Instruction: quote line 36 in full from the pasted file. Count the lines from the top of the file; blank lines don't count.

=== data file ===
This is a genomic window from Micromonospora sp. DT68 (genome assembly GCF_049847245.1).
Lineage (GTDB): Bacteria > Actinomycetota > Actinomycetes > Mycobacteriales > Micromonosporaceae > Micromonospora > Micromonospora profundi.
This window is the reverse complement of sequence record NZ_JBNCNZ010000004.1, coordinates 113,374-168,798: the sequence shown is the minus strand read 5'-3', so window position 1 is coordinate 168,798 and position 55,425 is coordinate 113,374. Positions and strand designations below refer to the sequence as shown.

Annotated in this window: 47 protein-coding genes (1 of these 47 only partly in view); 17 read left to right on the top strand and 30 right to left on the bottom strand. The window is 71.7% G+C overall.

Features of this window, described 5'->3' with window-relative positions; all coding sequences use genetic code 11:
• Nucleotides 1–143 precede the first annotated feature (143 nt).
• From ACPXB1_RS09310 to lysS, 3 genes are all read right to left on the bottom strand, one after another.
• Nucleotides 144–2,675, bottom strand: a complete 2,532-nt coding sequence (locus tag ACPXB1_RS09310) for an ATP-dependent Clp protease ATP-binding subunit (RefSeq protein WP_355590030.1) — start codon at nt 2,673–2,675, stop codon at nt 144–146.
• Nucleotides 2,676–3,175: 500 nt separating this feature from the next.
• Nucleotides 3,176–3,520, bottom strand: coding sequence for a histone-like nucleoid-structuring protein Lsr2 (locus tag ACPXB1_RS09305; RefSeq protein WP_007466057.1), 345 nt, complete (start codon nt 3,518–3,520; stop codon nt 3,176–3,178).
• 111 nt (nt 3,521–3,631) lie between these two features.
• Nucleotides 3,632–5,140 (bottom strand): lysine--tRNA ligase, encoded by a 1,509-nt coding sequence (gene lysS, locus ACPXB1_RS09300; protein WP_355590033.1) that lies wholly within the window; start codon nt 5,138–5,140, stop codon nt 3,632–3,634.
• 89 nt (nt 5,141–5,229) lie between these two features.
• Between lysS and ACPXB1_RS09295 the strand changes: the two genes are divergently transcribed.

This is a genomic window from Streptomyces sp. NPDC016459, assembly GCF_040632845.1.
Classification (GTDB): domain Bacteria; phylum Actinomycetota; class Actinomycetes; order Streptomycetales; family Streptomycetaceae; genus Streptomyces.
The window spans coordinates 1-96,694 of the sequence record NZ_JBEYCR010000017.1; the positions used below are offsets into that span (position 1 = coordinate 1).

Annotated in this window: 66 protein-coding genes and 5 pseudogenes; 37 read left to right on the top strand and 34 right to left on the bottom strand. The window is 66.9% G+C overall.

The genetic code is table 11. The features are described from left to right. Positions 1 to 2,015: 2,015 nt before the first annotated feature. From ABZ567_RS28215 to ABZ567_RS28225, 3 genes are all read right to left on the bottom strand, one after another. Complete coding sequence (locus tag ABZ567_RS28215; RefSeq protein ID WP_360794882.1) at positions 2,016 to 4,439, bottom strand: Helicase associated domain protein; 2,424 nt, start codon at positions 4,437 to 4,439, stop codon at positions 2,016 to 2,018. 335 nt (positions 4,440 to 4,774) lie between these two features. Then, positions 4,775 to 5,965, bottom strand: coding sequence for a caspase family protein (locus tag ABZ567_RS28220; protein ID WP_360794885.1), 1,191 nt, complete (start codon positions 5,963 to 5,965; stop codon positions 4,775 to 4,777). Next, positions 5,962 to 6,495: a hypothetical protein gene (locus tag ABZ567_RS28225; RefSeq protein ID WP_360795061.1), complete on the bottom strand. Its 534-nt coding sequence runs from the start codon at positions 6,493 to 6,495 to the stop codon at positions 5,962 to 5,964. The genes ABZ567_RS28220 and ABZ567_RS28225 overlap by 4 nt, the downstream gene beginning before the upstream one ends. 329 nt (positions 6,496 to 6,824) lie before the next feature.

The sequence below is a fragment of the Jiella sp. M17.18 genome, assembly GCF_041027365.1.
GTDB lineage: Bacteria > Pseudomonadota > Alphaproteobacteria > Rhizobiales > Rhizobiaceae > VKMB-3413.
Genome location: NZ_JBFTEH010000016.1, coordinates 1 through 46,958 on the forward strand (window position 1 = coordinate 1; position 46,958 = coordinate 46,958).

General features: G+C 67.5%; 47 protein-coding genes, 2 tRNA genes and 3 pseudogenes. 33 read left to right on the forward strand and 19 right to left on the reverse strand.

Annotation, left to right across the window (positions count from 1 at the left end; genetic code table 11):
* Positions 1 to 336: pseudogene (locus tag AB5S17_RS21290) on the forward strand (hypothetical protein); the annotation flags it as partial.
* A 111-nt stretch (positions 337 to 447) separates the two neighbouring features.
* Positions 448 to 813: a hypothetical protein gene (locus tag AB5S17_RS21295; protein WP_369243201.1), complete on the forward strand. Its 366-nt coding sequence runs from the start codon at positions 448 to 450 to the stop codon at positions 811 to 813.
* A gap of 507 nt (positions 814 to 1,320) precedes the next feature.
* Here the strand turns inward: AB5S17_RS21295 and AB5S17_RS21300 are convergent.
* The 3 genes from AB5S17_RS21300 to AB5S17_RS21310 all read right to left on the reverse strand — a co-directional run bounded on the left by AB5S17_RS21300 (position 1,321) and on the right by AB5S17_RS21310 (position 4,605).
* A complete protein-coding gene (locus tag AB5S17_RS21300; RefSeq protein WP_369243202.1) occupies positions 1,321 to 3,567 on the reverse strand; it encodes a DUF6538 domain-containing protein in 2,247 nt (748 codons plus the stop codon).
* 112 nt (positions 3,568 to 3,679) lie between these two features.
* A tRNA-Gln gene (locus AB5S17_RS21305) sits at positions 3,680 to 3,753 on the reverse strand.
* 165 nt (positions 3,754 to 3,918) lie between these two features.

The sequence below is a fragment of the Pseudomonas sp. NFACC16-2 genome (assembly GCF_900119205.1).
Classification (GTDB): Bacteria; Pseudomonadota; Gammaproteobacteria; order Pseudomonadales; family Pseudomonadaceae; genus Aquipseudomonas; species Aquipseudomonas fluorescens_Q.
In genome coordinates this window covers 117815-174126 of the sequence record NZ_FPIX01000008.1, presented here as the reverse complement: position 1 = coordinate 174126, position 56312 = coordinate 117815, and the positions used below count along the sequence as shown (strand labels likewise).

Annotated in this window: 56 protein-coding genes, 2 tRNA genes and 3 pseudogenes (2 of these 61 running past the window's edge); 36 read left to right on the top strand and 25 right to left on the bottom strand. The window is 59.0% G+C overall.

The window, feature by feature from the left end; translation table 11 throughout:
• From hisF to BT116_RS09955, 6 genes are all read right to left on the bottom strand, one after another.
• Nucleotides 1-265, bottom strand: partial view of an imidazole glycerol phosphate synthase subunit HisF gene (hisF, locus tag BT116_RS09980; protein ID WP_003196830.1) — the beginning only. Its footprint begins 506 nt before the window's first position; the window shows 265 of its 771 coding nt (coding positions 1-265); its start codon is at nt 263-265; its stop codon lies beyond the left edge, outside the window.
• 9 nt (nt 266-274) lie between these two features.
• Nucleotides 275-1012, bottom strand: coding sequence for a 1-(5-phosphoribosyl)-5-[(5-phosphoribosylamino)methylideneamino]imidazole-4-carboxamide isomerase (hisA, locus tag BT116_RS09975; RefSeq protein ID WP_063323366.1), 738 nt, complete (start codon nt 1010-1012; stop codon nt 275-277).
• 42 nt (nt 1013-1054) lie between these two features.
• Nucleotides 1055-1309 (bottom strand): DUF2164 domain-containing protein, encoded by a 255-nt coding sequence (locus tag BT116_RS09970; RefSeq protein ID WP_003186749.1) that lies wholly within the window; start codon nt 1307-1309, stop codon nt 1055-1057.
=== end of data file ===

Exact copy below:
Classification (GTDB): Bacteria; Pseudomonadota; Gammaproteobacteria; order Pseudomonadales; family Pseudomonadaceae; genus Aquipseudomonas; species Aquipseudomonas fluorescens_Q.